By the way, "cyber risks" are in the top of lists of "Risks to Watch", in other words, risks with a lot of uncertainty and hard to predict trends. It makes sense.

1 Raindrop: "I know" and "I don't know" schools of security architecture

Excerpt from Howard Marks’ July 2003 Memo “The Most Important Thing”:

"One thing each market participant has to decide is whether he (or she) does or does not believe in the ability to see into the future: the “I know” school versus the “I don’t know” school. The ramifications of this decision are enormous.

If you know what lies ahead, you’ll feel free to invest aggressively, to concentrate positions in the assets you think will do best, and to actively time the market, moving in and out of asset classes as your opinion of their prospects waxes and wanes. If you feel the future isn’t knowable, on the other hand, you’ll invest defensively, acting to avoid losses rather than maximize gains, diversifying more thoroughly, and eschewing efforts at adroit timing.

Of course, I feel strongly that the latter course is the right one. I don’t think many people know more than the consensus about the future of economies and markets. I don’t think markets will ever cease to surprise, or thus that they can be timed. And I think avoiding losses is much more important than pursuing major gains if one is to achieve the absolute prerequisite for investment success: survival."

In security architecture terms, I differentiate Identity & Access Services which are designed to help enterprise achieve some business goals (and despite what a lot of people say about ROSI, these services have ROI attached to them from day one), but these are implicitly "I know" kind of service or least "I guess."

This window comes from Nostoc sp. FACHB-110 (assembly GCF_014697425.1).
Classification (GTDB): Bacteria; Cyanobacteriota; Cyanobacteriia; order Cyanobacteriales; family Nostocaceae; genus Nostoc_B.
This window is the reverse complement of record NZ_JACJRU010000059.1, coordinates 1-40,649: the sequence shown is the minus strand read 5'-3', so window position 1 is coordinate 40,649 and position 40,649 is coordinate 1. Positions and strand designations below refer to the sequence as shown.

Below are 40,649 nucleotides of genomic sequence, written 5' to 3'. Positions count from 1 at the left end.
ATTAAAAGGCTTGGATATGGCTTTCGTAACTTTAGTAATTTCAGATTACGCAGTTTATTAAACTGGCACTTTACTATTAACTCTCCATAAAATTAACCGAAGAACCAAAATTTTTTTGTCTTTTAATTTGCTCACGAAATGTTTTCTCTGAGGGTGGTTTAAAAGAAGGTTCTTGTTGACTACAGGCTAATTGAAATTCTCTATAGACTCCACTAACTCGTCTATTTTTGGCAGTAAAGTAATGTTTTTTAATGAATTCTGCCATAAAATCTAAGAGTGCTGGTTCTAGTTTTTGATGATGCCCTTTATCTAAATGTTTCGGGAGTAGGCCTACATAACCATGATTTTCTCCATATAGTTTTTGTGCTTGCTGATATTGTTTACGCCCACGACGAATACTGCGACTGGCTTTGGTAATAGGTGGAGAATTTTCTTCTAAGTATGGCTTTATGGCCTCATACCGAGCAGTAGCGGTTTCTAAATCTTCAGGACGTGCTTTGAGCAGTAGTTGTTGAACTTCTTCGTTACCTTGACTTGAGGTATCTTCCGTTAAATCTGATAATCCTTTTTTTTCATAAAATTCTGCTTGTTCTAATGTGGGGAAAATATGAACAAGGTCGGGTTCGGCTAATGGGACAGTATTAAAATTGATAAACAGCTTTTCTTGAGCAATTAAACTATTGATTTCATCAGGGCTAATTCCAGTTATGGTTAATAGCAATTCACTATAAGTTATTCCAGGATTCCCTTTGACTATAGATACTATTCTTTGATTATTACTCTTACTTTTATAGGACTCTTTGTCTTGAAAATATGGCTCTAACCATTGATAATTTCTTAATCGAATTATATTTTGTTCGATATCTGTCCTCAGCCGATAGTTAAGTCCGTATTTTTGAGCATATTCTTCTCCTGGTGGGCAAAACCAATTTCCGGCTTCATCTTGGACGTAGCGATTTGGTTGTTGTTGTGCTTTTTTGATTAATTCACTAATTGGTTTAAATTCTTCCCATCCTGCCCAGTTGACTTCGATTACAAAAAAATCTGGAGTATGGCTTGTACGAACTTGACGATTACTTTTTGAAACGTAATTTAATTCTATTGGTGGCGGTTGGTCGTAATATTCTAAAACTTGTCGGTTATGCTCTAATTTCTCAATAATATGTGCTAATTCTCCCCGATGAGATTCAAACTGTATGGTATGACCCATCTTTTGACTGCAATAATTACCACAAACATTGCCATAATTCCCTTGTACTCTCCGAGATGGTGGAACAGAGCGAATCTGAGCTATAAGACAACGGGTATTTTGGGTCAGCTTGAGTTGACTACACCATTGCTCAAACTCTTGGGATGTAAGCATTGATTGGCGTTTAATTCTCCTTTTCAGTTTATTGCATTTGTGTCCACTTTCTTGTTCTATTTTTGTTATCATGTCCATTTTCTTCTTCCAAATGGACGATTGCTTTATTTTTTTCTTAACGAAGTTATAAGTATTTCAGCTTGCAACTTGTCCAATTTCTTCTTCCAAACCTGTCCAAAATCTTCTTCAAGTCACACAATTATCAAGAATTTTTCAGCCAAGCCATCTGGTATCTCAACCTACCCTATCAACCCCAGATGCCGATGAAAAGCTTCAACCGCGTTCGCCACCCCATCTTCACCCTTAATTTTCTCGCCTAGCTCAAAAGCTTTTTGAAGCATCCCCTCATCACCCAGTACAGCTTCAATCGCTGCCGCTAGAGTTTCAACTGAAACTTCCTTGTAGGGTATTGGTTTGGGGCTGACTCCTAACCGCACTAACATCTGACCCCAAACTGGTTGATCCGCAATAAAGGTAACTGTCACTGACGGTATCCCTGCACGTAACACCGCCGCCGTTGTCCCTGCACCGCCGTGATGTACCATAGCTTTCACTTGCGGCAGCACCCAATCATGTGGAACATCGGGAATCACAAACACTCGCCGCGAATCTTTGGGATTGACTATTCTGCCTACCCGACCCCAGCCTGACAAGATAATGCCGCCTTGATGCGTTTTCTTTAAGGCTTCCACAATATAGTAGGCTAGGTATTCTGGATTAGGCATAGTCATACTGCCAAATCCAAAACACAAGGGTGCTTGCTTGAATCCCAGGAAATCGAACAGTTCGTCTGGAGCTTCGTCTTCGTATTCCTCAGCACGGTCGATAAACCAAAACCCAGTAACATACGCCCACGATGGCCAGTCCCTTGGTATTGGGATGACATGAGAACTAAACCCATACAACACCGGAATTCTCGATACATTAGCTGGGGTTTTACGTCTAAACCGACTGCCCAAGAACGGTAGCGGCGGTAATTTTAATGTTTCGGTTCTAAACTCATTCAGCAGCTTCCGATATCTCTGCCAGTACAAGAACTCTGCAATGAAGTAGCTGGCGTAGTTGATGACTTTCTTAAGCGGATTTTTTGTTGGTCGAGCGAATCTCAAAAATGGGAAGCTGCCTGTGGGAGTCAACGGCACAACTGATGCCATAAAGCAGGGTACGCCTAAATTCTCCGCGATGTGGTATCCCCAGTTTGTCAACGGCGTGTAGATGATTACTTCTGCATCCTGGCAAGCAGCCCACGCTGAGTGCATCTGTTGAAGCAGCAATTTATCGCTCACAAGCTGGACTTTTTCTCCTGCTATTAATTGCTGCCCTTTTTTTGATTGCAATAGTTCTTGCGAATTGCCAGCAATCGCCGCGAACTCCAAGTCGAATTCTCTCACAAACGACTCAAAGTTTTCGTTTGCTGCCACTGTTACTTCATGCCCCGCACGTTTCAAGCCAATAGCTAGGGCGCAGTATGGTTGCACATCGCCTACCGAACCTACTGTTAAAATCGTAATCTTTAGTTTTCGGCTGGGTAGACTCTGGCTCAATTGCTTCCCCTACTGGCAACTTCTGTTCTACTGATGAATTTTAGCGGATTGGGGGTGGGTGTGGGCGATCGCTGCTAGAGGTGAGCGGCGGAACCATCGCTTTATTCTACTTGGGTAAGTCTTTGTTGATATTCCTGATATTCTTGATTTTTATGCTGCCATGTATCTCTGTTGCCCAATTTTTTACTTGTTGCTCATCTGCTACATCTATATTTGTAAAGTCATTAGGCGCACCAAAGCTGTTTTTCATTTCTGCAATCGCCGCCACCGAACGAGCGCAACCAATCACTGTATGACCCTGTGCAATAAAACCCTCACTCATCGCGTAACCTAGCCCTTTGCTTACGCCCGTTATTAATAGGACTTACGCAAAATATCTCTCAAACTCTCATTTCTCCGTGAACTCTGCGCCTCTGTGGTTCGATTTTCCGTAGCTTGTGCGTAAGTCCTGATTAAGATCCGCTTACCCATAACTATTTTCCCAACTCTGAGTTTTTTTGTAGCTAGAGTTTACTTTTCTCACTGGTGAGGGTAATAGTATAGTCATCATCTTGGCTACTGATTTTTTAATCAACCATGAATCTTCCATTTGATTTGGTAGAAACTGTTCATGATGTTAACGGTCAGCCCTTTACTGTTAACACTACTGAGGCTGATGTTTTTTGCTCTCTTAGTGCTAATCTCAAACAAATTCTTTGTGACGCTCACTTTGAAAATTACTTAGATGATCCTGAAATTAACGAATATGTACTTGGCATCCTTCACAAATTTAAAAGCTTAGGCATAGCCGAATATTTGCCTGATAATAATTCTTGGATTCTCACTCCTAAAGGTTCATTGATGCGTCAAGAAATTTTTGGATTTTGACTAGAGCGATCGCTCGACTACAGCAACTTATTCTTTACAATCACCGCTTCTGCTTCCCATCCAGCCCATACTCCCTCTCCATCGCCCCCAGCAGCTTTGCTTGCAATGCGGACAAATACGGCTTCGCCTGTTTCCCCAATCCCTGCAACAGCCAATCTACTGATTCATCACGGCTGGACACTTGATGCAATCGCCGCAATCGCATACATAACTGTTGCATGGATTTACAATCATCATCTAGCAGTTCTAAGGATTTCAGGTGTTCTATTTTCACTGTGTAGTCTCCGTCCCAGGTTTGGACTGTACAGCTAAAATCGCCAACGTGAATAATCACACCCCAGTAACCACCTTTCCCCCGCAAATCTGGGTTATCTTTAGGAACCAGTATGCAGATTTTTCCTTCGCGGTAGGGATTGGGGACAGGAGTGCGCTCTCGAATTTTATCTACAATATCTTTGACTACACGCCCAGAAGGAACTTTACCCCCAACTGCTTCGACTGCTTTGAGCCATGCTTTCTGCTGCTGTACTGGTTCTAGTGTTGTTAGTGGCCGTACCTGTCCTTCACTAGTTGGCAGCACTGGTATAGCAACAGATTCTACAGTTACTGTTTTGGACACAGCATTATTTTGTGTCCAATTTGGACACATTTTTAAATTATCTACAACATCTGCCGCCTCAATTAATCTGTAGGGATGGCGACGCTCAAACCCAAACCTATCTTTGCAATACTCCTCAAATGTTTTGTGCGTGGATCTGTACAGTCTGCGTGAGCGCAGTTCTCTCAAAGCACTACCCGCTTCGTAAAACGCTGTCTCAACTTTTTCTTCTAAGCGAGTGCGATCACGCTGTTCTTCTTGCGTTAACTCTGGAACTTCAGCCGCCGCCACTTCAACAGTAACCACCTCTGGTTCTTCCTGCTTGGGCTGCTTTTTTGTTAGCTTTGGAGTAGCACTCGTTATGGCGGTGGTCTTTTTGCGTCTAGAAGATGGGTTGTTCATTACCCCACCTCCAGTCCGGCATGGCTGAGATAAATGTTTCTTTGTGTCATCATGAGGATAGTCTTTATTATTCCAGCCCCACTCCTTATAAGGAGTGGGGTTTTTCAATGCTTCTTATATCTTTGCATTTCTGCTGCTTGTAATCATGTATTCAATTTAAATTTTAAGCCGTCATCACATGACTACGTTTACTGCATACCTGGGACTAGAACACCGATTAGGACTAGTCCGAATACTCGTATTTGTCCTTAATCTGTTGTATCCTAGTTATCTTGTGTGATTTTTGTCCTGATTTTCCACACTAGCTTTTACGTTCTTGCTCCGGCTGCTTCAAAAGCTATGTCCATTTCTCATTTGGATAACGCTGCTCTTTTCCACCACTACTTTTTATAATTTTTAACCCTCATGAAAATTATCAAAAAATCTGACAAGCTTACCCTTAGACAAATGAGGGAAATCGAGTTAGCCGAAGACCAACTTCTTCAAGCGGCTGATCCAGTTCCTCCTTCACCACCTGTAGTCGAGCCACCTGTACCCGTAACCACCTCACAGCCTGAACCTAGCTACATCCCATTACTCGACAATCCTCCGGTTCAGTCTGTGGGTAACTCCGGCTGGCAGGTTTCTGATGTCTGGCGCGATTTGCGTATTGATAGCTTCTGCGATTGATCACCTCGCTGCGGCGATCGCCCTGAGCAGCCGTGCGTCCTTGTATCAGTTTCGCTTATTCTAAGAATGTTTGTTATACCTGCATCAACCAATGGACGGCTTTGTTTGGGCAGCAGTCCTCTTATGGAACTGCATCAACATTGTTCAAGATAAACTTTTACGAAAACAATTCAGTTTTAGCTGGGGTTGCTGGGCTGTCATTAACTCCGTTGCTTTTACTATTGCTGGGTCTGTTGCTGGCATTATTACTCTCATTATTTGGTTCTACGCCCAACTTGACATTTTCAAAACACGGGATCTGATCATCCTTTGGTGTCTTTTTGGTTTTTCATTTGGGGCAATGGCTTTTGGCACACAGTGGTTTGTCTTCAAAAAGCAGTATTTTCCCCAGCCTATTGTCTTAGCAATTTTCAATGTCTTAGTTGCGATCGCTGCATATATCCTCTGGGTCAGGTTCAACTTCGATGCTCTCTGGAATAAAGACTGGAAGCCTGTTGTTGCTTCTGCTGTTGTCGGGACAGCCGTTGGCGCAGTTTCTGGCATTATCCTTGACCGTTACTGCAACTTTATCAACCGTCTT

otoh, there are Defensive services like monitoring and logging, which implicitly say -  "I don't know" how I am going to be attacked, how and where things will fail, but I need to build a margin of safety into the system to be able to react if and when they do.


The Security Triangle shows that depending on whether you have "I know" assumption or "I don't know" assumptions, you'll end up with a different looking architecture. Of course, its not a binary choice, you will have some of both, but there are always priorities and choices. The goal for security architects is to be clear about the choices, because if you are trying to know or accepting that you don't know, your security services delivery, measurements and processes will vary.

When you are building out monitoring services, your goal is to identify assets and event types with the goal of increasing visibility. This typically results in a people, process and technology like IRT that respond to catalysts and vectors that are often not known at the time the system is being built.

When you are building out Identity & Access services, you are assuming much more knowledge of subjects, objects, attributes, data and applications. This mapping typically manifests in architecture like Identity & Access Management systems, publishing and enforcing known known relationships.

In each of these cases, the toolsets are different, how you staff for them is different, the design and operations is totally different, but they get lumped under the title "security."

Very good post from Gunnar Peterson. I always thought there's a huge diference between security technologies. Mike Rothman like to define them as "let the good guys in" and "keep the bad guys out" technologies. I even wonder if anyone has ever tried to model their security teams like that, or something like "external threat team" and "internal control team". That would be interesting.